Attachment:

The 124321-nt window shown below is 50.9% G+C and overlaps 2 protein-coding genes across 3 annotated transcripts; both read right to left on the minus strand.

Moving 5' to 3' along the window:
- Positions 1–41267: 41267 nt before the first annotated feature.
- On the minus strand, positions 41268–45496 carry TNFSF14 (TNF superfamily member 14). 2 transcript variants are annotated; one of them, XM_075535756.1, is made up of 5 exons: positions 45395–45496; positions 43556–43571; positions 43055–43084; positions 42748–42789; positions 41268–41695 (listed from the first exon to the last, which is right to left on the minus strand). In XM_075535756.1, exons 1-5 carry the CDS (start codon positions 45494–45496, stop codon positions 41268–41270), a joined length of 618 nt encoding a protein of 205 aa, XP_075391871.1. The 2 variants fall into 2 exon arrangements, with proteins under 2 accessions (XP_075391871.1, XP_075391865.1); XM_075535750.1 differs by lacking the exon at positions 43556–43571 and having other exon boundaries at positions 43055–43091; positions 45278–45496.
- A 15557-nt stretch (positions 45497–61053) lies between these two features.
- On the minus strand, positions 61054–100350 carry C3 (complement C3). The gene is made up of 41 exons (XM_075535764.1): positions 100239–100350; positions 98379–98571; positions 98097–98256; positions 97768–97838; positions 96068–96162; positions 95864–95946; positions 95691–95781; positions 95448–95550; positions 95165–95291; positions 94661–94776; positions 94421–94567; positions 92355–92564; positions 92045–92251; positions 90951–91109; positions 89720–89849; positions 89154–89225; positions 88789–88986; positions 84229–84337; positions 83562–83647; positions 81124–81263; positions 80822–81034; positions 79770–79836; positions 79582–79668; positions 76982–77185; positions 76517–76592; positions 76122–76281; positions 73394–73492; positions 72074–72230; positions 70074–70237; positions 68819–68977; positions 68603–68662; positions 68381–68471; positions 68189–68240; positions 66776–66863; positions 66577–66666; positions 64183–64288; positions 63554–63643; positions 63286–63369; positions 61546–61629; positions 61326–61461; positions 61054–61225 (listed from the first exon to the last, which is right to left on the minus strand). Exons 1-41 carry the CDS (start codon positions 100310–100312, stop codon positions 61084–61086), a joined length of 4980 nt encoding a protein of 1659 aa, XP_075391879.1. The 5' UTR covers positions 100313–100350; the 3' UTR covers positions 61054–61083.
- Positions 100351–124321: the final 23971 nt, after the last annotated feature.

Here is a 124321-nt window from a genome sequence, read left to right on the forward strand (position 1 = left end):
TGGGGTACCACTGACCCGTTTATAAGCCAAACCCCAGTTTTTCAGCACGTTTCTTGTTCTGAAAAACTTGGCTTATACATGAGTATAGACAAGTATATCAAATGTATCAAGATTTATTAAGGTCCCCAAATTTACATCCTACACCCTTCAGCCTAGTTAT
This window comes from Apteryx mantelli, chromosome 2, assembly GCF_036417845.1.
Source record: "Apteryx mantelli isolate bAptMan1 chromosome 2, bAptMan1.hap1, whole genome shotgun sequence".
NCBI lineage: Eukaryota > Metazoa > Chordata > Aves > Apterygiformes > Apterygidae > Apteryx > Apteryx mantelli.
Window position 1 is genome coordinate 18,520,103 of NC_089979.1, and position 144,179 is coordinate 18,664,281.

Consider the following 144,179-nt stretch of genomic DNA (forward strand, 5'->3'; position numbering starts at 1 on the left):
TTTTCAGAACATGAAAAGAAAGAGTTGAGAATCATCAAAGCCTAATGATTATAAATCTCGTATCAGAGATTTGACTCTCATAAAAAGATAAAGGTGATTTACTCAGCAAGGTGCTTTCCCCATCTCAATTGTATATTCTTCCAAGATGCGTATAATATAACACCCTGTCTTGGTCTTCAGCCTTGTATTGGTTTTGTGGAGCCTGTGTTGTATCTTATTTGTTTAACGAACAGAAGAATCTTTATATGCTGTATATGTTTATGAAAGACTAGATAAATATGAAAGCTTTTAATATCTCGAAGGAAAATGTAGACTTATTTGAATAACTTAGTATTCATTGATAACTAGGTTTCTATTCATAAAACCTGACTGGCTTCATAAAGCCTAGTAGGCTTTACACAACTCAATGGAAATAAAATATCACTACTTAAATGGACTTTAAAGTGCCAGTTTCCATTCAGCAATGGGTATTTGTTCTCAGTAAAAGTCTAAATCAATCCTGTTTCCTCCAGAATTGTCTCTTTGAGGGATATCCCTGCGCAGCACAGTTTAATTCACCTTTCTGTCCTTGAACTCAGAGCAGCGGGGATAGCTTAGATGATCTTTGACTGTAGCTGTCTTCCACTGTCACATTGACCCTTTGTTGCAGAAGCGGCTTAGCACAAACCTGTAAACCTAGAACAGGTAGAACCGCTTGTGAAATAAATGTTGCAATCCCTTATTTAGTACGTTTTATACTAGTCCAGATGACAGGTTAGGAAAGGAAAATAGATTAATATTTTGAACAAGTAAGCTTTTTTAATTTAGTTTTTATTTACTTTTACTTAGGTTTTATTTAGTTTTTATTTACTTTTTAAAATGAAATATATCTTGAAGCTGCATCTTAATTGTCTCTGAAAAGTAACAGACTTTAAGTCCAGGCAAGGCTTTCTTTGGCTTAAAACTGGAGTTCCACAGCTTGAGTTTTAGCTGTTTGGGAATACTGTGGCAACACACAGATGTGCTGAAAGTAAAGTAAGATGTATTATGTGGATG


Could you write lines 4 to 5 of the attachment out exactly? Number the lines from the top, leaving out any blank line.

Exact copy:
- On the minus strand, positions 41268–45496 carry TNFSF14 (TNF superfamily member 14). 2 transcript variants are annotated; one of them, XM_075535756.1, is made up of 5 exons: positions 45395–45496; positions 43556–43571; positions 43055–43084; positions 42748–42789; positions 41268–41695 (listed from the first exon to the last, which is right to left on the minus strand). In XM_075535756.1, exons 1-5 carry the CDS (start codon positions 45494–45496, stop codon positions 41268–41270), a joined length of 618 nt encoding a protein of 205 aa, XP_075391871.1. The 2 variants fall into 2 exon arrangements, with proteins under 2 accessions (XP_075391871.1, XP_075391865.1); XM_075535750.1 differs by lacking the exon at positions 43556–43571 and having other exon boundaries at positions 43055–43091; positions 45278–45496.
- A 15557-nt stretch (positions 45497–61053) lies between these two features.